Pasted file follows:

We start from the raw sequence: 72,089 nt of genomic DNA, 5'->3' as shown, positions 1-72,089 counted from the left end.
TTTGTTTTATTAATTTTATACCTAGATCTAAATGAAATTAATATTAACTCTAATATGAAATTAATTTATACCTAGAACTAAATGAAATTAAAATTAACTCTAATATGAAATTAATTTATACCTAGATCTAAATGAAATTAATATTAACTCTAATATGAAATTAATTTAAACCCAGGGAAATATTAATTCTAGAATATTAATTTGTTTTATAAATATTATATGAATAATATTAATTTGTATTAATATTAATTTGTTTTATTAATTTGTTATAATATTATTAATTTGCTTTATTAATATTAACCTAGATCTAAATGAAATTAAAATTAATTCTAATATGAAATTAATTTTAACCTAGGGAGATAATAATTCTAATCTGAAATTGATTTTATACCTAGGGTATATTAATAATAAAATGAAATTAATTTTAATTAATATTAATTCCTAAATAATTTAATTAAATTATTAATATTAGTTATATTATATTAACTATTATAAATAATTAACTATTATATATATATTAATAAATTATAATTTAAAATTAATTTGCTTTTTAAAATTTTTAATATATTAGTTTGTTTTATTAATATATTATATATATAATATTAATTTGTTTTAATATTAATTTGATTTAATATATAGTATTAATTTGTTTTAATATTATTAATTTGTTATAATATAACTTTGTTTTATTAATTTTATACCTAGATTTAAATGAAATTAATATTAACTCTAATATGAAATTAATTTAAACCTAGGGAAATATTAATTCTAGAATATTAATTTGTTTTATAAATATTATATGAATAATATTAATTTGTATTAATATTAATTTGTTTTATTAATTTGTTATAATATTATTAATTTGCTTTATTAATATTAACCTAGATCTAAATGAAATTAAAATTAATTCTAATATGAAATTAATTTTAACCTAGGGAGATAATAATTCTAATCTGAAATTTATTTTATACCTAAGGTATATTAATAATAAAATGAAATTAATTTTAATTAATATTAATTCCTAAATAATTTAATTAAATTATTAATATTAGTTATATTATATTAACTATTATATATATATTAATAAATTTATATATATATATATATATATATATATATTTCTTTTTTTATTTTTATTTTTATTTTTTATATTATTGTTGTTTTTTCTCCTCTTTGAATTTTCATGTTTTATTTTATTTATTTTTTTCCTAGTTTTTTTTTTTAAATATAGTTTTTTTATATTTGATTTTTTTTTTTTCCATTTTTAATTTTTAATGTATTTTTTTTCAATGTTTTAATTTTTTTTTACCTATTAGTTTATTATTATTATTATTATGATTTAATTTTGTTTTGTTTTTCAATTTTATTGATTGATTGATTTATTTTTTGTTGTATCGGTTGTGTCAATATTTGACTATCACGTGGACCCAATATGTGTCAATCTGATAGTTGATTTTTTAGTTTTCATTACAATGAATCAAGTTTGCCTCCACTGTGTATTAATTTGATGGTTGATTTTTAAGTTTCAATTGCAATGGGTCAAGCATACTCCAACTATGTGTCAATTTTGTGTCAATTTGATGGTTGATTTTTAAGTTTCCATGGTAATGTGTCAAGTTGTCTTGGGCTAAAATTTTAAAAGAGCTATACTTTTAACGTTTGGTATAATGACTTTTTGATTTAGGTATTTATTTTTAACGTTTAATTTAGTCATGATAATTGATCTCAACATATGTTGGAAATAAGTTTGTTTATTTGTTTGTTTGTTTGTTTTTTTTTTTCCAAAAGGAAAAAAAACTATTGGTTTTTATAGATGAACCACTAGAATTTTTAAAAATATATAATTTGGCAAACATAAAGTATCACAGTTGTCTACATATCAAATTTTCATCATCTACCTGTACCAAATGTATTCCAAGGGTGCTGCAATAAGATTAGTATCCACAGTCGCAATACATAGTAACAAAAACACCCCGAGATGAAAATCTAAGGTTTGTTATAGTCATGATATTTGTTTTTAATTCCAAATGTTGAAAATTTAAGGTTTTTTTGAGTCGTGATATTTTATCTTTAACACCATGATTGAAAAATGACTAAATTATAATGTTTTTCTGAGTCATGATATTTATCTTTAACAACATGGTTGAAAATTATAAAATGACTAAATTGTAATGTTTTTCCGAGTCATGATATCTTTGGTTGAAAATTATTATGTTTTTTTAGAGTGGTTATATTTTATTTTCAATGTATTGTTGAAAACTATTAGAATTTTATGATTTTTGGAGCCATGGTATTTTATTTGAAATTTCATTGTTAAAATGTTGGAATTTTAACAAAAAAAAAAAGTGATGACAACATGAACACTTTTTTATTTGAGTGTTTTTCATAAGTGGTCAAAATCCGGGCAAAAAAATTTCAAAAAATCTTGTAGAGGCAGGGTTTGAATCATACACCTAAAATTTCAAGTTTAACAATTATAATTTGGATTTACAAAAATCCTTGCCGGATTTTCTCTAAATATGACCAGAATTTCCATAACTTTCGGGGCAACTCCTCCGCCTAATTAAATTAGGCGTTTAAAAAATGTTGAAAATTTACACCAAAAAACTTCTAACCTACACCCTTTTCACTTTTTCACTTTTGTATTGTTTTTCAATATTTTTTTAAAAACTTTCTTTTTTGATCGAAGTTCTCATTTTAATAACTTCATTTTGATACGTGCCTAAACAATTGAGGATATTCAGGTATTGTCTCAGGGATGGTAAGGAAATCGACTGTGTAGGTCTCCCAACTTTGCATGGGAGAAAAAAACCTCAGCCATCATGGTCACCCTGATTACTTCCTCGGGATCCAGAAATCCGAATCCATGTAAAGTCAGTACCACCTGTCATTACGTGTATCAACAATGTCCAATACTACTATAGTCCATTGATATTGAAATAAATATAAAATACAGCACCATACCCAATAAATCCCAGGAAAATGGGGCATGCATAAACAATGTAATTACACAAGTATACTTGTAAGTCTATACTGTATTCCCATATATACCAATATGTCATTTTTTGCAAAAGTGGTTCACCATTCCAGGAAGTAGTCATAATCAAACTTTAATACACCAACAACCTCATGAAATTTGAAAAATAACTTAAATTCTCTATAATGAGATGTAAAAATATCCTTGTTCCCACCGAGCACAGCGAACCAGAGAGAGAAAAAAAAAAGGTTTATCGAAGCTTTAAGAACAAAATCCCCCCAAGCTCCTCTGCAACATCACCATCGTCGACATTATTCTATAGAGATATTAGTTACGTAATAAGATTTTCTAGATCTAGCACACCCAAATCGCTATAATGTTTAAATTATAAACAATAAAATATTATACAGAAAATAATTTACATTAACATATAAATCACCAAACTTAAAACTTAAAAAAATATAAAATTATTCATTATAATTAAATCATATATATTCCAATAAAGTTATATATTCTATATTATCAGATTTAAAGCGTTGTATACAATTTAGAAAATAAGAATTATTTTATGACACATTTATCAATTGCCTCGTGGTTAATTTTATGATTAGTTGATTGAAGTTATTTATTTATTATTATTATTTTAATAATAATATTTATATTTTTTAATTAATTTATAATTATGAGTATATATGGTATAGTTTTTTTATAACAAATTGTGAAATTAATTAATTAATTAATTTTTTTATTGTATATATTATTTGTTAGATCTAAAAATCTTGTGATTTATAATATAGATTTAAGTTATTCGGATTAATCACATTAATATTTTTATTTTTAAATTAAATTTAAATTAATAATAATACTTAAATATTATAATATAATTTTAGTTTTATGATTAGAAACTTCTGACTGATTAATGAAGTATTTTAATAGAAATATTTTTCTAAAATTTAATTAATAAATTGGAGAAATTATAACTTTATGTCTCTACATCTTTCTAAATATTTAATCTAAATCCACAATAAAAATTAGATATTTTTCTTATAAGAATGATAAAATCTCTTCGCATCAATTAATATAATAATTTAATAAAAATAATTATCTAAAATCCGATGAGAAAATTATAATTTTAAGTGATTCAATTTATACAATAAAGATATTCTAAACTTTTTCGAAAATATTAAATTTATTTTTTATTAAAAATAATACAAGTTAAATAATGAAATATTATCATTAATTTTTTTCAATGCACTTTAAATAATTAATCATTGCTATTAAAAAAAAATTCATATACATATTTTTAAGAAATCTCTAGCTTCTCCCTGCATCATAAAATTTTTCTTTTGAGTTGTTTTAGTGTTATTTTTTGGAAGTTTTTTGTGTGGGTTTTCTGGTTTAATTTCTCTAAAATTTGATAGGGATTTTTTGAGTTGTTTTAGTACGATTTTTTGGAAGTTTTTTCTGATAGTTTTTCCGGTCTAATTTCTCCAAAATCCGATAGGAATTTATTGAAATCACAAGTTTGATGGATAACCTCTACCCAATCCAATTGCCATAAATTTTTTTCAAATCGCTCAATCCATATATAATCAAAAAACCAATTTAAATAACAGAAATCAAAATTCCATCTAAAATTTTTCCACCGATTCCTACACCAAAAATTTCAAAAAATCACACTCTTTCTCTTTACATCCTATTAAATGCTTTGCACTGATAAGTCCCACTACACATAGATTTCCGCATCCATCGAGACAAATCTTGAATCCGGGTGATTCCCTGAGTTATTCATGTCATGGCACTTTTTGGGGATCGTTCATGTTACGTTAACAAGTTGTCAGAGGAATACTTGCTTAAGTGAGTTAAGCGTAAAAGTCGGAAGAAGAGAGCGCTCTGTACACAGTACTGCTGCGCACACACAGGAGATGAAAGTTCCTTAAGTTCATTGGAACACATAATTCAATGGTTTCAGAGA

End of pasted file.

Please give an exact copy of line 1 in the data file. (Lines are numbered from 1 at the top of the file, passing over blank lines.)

We start from the raw sequence: 72,089 nt of genomic DNA, 5'->3' as shown, positions 1-72,089 counted from the left end.